Introduction to Whistleblowing

According to the Encyclopedia of Public Administration and Public Policy (Third Edition, Domonic A. Bearfield Melvin J. Dubnick, CRC Press 2015), the “phenomenon of whistle blowing may stir up images of the uncovering of unethical practices in various businesses, but in a loose sense, it has occurred since the mid-1800s within corporate organizational structures. Generally, it is someone telling the truth about wrong actions taken by an entity to some agency, which can bring to bear some type of ramifications on the entity at hand. To better understand what whistle blowing is, we consider the salient features of a few contemporary definitions, the context in which it occurs, and the ethical tensions involved. We then turn to important public policy questions related to whistle blowing.”

Whistleblower Programs in the United States

The SEC’s whistleblower program went into effect on July 21, 2010, when the President signed into law the “Dodd-Frank Wall Street Reform and Consumer Protection Act.” The same law also established a whistleblower incentive program at the Commodity Futures Trading Commission that rewards individuals who submit tips related to violations of the Commodity Exchange Act.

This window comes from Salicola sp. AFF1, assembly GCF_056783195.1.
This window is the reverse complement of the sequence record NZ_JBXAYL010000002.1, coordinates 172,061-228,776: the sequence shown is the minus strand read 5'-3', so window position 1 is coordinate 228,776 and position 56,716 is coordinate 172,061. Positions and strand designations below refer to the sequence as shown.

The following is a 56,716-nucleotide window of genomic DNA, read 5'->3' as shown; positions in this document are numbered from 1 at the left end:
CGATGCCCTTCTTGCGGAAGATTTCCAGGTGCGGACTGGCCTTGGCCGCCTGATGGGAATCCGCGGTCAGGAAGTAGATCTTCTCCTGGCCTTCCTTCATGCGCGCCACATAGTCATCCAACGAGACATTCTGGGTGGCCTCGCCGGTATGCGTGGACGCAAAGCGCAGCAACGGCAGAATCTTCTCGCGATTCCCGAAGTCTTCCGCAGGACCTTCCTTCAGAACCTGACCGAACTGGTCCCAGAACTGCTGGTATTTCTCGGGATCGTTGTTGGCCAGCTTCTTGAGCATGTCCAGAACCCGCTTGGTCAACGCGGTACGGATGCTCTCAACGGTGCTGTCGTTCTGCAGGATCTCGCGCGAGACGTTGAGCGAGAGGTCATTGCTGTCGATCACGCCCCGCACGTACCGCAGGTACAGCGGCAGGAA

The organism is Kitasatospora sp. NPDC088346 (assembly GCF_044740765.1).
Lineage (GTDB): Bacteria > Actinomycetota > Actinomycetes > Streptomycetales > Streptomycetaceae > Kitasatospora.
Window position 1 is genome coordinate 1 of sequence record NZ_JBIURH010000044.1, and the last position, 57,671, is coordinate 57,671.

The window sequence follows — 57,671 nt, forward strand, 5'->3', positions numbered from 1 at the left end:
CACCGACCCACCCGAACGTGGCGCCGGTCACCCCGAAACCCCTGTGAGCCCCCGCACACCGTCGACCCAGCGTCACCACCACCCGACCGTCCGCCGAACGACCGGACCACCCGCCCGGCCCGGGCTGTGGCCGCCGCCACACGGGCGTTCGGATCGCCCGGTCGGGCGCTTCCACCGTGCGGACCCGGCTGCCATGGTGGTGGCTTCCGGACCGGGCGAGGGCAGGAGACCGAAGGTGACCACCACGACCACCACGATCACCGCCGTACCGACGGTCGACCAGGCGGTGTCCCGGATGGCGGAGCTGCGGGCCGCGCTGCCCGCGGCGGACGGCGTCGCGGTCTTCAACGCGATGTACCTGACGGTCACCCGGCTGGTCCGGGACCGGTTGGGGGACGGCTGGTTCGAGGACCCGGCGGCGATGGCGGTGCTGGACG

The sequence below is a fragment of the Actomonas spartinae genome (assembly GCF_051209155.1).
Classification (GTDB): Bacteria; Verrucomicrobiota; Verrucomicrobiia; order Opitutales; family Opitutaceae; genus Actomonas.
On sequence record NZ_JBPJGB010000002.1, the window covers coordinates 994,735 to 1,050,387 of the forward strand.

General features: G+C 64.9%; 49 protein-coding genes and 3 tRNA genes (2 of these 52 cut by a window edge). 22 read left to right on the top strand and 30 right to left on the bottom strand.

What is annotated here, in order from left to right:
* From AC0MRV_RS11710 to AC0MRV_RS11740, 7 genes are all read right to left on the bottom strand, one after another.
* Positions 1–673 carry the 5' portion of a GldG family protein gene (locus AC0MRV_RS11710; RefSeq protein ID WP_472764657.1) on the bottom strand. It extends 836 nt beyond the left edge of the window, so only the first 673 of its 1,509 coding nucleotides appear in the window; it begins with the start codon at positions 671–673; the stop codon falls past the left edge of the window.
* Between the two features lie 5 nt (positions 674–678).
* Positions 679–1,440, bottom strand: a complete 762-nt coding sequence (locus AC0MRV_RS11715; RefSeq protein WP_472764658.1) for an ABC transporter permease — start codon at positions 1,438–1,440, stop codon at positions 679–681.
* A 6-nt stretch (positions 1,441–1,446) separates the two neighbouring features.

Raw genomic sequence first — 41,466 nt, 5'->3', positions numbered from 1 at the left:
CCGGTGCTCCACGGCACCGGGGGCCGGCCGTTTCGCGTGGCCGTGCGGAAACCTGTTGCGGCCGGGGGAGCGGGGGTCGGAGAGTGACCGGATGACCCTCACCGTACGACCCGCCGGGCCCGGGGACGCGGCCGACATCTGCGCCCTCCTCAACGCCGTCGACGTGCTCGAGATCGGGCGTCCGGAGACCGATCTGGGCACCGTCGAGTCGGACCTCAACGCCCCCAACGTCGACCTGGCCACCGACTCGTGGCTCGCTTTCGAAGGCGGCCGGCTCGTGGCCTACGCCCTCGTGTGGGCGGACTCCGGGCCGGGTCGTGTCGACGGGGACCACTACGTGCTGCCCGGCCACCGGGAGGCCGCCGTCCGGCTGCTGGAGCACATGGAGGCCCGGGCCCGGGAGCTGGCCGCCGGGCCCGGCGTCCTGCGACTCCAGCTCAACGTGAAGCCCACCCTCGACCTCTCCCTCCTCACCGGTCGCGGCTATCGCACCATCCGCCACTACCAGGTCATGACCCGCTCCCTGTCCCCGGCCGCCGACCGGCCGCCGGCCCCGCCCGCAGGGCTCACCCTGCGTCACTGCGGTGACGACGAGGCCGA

Other U.S. Whistleblower Programs include the following:

  • In relation to violations related to commodities, futures, or similar products, including all violations of the Commodity Exchange Act, the issue belongs to the Commodity Futures Trading Commission’s whistleblower program.
  • If the information implicates United States tax laws, there is a IRS Whistleblower Program.
  • The Department of Justice enforces the False Claims Act, another major whistleblower law.


See Also

Whistleblower in the International Trade Union Rights Area

Definition of Whistleblower provided by ITUC-CSI-IGB: A worker who reports employer illegality or misconduct.


Trade Union Topics

  • Trade Union Act
  • Trades Union Congress (TUC)
  • Trade Union Density
  • Definition of Trade Union
  • Socialist Coalition
  • Socialist Party
  • Legislative Power
  • Trade unions in Europe
  • Trades Union Act
  • Cartism
  • Poor Law
  • Combination Acts



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